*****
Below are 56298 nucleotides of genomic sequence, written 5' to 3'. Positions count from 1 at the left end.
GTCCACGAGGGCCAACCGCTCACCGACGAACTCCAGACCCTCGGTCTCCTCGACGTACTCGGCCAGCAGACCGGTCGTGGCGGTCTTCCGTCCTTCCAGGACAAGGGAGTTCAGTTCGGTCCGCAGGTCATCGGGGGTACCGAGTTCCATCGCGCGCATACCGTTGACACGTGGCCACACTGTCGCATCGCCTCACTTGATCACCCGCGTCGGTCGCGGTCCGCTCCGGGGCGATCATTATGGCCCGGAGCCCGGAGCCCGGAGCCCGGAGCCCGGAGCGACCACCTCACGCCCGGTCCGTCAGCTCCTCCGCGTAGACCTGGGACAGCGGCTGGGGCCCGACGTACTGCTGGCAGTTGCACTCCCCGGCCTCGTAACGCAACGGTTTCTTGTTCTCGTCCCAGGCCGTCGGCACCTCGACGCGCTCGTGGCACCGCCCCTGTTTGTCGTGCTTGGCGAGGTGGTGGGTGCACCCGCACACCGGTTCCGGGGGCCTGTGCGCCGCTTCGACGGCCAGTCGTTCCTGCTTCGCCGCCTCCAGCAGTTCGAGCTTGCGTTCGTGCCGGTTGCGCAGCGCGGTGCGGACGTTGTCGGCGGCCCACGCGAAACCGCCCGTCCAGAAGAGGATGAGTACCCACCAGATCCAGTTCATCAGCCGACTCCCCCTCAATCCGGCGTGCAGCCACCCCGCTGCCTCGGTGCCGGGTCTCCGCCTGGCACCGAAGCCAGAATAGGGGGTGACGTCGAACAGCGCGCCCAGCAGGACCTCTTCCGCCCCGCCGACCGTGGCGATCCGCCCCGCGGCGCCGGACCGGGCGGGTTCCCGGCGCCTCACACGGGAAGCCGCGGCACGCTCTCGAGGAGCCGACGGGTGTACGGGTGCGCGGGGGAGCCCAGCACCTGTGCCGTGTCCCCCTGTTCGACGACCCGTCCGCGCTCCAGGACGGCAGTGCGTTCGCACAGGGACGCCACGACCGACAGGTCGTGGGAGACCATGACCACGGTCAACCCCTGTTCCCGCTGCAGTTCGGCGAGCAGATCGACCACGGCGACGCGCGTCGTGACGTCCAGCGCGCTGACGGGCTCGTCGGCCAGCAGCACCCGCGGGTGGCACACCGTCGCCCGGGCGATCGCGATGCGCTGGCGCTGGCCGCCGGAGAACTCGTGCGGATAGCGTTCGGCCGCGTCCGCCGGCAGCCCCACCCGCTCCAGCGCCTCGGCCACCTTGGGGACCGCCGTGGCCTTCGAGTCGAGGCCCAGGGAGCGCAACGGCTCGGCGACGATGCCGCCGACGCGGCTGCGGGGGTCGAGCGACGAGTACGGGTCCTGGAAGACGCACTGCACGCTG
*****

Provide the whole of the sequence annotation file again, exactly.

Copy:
Below are 56298 nucleotides of genomic sequence, written 5' to 3'. Positions count from 1 at the left end.
GTCCACGAGGGCCAACCGCTCACCGACGAACTCCAGACCCTCGGTCTCCTCGACGTACTCGGCCAGCAGACCGGTCGTGGCGGTCTTCCGTCCTTCCAGGACAAGGGAGTTCAGTTCGGTCCGCAGGTCATCGGGGGTACCGAGTTCCATCGCGCGCATACCGTTGACACGTGGCCACACTGTCGCATCGCCTCACTTGATCACCCGCGTCGGTCGCGGTCCGCTCCGGGGCGATCATTATGGCCCGGAGCCCGGAGCCCGGAGCCCGGAGCCCGGAGCGACCACCTCACGCCCGGTCCGTCAGCTCCTCCGCGTAGACCTGGGACAGCGGCTGGGGCCCGACGTACTGCTGGCAGTTGCACTCCCCGGCCTCGTAACGCAACGGTTTCTTGTTCTCGTCCCAGGCCGTCGGCACCTCGACGCGCTCGTGGCACCGCCCCTGTTTGTCGTGCTTGGCGAGGTGGTGGGTGCACCCGCACACCGGTTCCGGGGGCCTGTGCGCCGCTTCGACGGCCAGTCGTTCCTGCTTCGCCGCCTCCAGCAGTTCGAGCTTGCGTTCGTGCCGGTTGCGCAGCGCGGTGCGGACGTTGTCGGCGGCCCACGCGAAACCGCCCGTCCAGAAGAGGATGAGTACCCACCAGATCCAGTTCATCAGCCGACTCCCCCTCAATCCGGCGTGCAGCCACCCCGCTGCCTCGGTGCCGGGTCTCCGCCTGGCACCGAAGCCAGAATAGGGGGTGACGTCGAACAGCGCGCCCAGCAGGACCTCTTCCGCCCCGCCGACCGTGGCGATCCGCCCCGCGGCGCCGGACCGGGCGGGTTCCCGGCGCCTCACACGGGAAGCCGCGGCACGCTCTCGAGGAGCCGACGGGTGTACGGGTGCGCGGGGGAGCCCAGCACCTGTGCCGTGTCCCCCTGTTCGACGACCCGTCCGCGCTCCAGGACGGCAGTGCGTTCGCACAGGGACGCCACGACCGACAGGTCGTGGGAGACCATGACCACGGTCAACCCCTGTTCCCGCTGCAGTTCGGCGAGCAGATCGACCACGGCGACGCGCGTCGTGACGTCCAGCGCGCTGACGGGCTCGTCGGCCAGCAGCACCCGCGGGTGGCACACCGTCGCCCGGGCGATCGCGATGCGCTGGCGCTGGCCGCCGGAGAACTCGTGCGGATAGCGTTCGGCCGCGTCCGCCGGCAGCCCCACCCGCTCCAGCGCCTCGGCCACCTTGGGGACCGCCGTGGCCTTCGAGTCGAGGCCCAGGGAGCGCAACGGCTCGGCGACGATGCCGCCGACGCGGCTGCGGGGGTCGAGCGACGAGTACGGGTCCTGGAAGACGCACTGCACGCTG